Whiteco Metrocom Wants Millions For Its Former Eyesore Signs On Speedway--The City, Understandably, Wants To Pay Less.
By David Devine
IN 1970, LIFE MAGAZINE published a picture of Speedway looking east from Country Club Road. Over a headline that proclaimed: "Look down, look down that loathsome road," the photograph was a sea of signs. Above it all loomed a billboard of a smiling woman.
The impression that article left--that Speedway was America's ugliest street--lasted for years. So when, two decades later, city officials decided to widen and beautify Speedway around Country Club Road, at a cost of tens of millions of dollars, there weren't many complaints.
Part of the widening process required the purchase of seven billboards--not all of the enormous signs which towered over the area, but it was a reduction.
Now, however, almost three years after the last of those billboards was removed, disagreements over how much the city should pay for the Speedway Seven continues. The difference in opinion could amount to millions in taxpayer dollars.
Whiteco Metrocom, Inc., owner of the seven billboards, has asked for more than $3 million from the city. This amount is for the signs only--since the city had already purchased the property on which the billboards were located.
Marvin Kirchler, of Whiteco, says this figure was based on a court decision of several years ago. In that case the city had acquired two billboards while building an overpass in another area of town. The Arizona Court of Appeals ruled Whiteco was entitled to the value of the remaining leases on the billboards.
In the Speedway case, some of the billboards had 10-year leases with two 10-year options, according to Kirchler. He says his company calculated the value of the leases on each billboard, added them together and determined the total worth of the seven to be $3.2 million.
John Updike, of the city's Real Estate Division, says the city has used two standard methods of appraisal to determine a value between $400,000 and $500,000. But a third method, he says, is being looked at which might result in a substantially lower value. This calculation would show, according to Updike, just how much less profit Whiteco would make from the 426 billboards it had remaining after the Speedway signs were removed.
But to determine this last estimate of value, the city needed to know something about Whiteco's business. So, as part of the on-going condemnation case which will set a value on the signs, city officials asked several sensitive questions of the company--including how many of Whiteco's billboards actually had paid advertising on them each month for the last five years. City officials also requested the company's gross income from billboard advertising from 1990 to 1995.
The city wants this information to determine if, in fact, Whiteco has lost any revenue because of the removal of the seven billboards. It's possible the company could have simply transferred the advertisements from Speedway to other billboards which were vacant or being used by non-paying customers. If that had occurred, officials reasoned, the value of the Speedway billboards would be considerably less than even the city's appraisal of worth.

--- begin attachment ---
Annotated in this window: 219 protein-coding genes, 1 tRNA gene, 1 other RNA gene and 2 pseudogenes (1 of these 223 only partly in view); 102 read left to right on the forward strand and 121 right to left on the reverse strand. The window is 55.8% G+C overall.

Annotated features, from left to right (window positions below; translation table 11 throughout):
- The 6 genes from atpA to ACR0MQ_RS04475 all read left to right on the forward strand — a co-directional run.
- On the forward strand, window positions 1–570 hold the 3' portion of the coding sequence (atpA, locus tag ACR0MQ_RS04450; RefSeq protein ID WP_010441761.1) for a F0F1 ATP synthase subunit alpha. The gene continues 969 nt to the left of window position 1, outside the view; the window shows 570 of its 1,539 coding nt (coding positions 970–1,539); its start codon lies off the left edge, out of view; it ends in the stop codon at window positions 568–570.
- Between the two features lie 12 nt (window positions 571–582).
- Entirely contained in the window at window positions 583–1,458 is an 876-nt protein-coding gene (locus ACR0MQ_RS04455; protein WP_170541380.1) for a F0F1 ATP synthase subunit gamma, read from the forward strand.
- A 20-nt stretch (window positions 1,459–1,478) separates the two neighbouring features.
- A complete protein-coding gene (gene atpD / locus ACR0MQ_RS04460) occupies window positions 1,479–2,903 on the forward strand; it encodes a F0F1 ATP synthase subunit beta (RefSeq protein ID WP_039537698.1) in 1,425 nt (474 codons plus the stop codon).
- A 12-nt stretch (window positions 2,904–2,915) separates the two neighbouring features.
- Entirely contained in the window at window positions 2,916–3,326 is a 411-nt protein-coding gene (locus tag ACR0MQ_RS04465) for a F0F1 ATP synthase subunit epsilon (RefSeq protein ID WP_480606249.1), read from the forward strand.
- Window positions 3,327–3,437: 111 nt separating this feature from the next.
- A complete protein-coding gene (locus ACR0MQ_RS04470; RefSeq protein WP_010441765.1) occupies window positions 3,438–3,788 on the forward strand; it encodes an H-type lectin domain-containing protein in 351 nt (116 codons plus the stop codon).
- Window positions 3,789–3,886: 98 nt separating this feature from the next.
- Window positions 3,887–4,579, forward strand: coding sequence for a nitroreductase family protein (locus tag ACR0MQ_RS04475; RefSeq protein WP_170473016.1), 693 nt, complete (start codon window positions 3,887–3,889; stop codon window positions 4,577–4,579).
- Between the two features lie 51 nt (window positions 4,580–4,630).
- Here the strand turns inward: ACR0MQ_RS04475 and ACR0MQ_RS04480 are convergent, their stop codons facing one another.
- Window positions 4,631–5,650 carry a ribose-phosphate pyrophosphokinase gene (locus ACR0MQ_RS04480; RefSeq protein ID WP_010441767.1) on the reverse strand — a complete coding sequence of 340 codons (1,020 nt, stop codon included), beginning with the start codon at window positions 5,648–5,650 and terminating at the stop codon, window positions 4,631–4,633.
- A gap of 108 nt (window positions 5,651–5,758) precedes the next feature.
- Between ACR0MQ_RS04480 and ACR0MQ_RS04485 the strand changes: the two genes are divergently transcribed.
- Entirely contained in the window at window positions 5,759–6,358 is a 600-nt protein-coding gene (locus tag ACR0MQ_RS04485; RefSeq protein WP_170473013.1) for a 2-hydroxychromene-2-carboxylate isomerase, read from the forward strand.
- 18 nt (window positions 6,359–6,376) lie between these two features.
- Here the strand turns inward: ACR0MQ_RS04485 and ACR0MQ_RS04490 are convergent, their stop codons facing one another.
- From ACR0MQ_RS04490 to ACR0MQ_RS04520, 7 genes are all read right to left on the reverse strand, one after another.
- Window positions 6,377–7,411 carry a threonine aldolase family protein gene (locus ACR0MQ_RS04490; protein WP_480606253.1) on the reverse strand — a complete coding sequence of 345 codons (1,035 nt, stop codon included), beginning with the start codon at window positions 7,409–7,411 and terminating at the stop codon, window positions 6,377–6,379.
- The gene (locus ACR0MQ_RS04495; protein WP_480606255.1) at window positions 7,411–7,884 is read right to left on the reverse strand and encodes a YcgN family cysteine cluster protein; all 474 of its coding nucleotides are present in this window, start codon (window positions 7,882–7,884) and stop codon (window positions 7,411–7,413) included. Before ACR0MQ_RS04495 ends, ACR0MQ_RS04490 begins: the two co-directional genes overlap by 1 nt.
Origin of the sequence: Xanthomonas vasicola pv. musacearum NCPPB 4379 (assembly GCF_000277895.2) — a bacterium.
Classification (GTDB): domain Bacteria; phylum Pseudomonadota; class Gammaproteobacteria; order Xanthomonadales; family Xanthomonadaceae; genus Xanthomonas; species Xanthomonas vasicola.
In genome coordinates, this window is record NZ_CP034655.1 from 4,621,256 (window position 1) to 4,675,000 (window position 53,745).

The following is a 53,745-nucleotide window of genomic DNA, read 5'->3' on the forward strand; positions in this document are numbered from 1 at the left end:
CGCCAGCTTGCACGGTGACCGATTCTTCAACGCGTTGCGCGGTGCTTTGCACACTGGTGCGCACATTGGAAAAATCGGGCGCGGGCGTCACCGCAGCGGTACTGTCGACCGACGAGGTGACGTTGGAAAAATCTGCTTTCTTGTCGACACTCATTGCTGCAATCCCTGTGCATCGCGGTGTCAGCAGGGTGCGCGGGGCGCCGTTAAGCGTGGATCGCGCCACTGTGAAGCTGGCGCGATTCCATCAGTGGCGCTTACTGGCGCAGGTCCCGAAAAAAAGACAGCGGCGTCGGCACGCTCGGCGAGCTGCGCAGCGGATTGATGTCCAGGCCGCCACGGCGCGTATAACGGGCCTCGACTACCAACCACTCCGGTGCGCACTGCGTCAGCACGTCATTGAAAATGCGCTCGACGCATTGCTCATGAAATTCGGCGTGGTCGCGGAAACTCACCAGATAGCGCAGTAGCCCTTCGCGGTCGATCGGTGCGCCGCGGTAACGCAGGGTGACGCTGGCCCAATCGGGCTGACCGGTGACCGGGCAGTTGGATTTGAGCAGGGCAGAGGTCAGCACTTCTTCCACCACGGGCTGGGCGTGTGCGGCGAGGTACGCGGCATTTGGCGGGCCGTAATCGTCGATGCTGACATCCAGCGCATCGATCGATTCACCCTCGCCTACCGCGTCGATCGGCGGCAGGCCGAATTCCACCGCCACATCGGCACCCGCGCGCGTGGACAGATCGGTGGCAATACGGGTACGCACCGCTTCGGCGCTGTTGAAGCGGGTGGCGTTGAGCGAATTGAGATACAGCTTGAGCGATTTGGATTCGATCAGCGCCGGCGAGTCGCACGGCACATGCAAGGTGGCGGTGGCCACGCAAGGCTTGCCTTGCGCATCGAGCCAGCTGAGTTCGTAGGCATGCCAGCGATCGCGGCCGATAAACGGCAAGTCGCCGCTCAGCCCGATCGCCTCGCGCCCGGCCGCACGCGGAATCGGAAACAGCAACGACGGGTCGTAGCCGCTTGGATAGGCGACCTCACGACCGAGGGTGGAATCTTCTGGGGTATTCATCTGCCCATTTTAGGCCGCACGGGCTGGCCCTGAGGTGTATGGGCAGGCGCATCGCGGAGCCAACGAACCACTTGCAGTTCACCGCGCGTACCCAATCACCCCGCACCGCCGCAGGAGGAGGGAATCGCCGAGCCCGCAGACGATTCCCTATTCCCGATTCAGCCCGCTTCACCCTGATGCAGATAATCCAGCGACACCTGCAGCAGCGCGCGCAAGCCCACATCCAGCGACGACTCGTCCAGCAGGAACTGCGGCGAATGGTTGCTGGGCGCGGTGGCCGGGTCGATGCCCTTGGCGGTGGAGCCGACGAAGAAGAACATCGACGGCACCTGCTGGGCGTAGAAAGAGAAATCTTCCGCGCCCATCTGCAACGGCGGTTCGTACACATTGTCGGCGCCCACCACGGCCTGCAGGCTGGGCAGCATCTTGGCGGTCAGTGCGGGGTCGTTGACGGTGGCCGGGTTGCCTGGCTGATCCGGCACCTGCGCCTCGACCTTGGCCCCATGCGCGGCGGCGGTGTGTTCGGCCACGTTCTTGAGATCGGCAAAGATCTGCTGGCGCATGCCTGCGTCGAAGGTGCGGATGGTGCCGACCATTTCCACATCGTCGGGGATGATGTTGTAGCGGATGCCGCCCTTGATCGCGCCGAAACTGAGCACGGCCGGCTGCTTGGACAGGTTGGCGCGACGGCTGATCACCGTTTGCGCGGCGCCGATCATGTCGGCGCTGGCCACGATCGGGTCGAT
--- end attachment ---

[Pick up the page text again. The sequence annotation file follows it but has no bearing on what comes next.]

This information was first requested as part of the court case in January of last year. In May, John Iurino, Whiteco's attorney, wrote to Richard Davis, who is representing the city, saying he'd try to provide the information by June 5. But it didn't appear by then.
Finally in September, Whiteco answered some of the city's questions but refused to answer others. Whiteco objected, according to Iurino, because gathering such information would be burdensome and would not reasonably lead to admissible evidence in the court case. In addition, Iurino stated, "The information sought by the city is private, proprietary, financial information." Instead, he offered to provide financial data "if an appropriate confidentiality agreement is executed."
This response was not satisfactory to Davis, so again he requested the information and explained why he needed it in detail. Based on this, he was told the information would be provided immediately. But it was not delivered.
Having no other option, since this information was critical in trying to save taxpayers a large amount of money, the city filed a motion in Superior Court asking that Whiteco be compelled to provide the figures. In late November, Judge Lina S. Rodriguez ruled the information should be supplied within 30 days. But still Whiteco did not comply.
At the end of the 30 days, Iurino wrote to Davis, "My client is gathering the requested information, and I will have it to you shortly." But the information was not produced.
Thus, on January 30, Rodriguez was asked to impose sanctions against Whiteco. These sanctions, if granted, would prohibit the company from entering evidence of value about the billboards. In essence, the company would be penalized for not supplying the requested information by having to accept any value the city could prove is reasonable.
This, apparently, got Whiteco's attention. Because they were asking for between six and eight times what the city was offering, being able to present evidence of value at a trial is very important to Whiteco. So recently, Iurino said the figures would be supplied by February 16. In fact they were, but with the requirement that the city not disclose the information to the public.
The trial to decide the value of the Speedway Seven is scheduled for early April. Both sides in the case have indicated they'd like to see it settled before then. But the wide difference in values may make that impossible.
There are some indications Whiteco would be willing to settle for much less than $3.2 million, perhaps something in the range of $700,000 to $800,000.
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